Forest Service Scientists Are Developing Fire-Weather and Smoke Prediction Tools-- Where There's Fire, There's Smoke
Today’s headlines highlight the problem that wildland fires have become in the United States, especially in the West. A century of aggressive fire suppression resulted in the growth of fire-susceptible forests in many places where fire-dependent and fire-resistant ecosystems had previously flourished. Complicating today’s fire problems is the building of more communities and second homes in the wildland-urban interface (WUI), putting more people and their possessions directly in the path of fires.
Weather and climate affect wildland fires in many ways. Drought can kill vegetation, creating fuels that are conducive to extreme and erratic fire behavior. Episodic high temperatures and low relative humidity exacerbate longer-term drought effects and make fires harder to extinguish. Ambient and fire-induced winds can intensify the flames, often carrying fire into tree crowns and across roads and firebreaks and spreading embers miles away. Lightning starts many fires in dry regions. Knowing the specific weather conditions and dangers in fire-prone areas and specifically at fire lines is vital to good management and to the safety of fire crews.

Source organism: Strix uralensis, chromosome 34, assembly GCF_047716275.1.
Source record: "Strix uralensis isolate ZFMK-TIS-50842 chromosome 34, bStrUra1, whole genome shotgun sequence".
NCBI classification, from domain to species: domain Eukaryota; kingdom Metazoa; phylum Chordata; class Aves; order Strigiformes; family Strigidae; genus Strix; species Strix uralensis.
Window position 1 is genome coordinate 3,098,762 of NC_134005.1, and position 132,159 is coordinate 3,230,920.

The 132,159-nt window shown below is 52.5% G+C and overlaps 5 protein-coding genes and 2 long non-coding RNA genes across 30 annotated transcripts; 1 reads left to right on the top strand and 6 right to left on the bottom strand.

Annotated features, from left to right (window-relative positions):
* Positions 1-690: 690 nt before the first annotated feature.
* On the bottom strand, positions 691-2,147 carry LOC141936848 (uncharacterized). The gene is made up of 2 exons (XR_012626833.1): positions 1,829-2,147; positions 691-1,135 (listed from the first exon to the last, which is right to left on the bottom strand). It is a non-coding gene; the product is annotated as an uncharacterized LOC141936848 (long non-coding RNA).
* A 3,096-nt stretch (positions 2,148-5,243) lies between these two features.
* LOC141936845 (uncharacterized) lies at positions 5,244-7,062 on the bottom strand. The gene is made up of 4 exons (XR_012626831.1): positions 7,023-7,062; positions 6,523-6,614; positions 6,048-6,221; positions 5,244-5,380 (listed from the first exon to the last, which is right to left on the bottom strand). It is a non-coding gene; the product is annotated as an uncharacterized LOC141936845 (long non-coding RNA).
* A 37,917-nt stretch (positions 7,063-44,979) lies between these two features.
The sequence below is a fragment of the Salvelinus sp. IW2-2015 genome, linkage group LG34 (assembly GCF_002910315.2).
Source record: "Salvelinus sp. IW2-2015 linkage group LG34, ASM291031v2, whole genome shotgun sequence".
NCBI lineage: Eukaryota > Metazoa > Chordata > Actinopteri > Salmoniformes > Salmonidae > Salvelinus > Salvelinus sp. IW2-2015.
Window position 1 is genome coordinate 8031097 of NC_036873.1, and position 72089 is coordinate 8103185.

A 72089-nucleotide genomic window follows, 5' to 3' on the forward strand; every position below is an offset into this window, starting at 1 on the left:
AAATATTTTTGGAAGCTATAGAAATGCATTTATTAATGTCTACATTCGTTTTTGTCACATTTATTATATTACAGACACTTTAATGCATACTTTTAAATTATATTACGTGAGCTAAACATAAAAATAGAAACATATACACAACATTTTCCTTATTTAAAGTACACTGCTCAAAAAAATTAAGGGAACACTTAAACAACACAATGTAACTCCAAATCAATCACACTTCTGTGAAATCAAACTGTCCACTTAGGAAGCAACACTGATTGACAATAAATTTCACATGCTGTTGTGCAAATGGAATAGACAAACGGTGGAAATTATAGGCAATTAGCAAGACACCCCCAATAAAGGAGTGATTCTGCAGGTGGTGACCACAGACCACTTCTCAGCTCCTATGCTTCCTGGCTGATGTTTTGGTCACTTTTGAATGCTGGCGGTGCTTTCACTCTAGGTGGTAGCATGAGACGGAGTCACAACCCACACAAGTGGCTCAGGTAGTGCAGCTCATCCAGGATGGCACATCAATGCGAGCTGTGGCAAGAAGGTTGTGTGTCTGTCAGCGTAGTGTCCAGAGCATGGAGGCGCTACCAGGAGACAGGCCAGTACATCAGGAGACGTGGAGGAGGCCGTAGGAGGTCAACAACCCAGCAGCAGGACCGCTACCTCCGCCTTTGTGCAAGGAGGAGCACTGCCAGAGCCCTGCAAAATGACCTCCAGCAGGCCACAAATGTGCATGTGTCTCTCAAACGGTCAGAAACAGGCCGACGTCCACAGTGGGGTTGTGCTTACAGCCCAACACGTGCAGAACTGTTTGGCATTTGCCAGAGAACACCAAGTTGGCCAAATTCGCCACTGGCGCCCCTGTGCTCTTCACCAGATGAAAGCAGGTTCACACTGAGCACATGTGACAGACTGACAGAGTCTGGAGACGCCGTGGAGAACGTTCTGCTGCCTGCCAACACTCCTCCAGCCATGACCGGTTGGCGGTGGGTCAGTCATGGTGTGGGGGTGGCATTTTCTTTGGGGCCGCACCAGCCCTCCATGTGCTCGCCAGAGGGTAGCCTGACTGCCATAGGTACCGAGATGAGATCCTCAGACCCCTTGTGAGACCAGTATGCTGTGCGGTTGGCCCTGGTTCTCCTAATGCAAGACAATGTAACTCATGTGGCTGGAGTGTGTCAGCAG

View the September 2014 Research Review (2.5 MB PDF)
For more information contact
Public Affairs Specialist
USDA Forest Service - Northern Research Station
1992 Folwell Ave.
St. Paul, MN 55108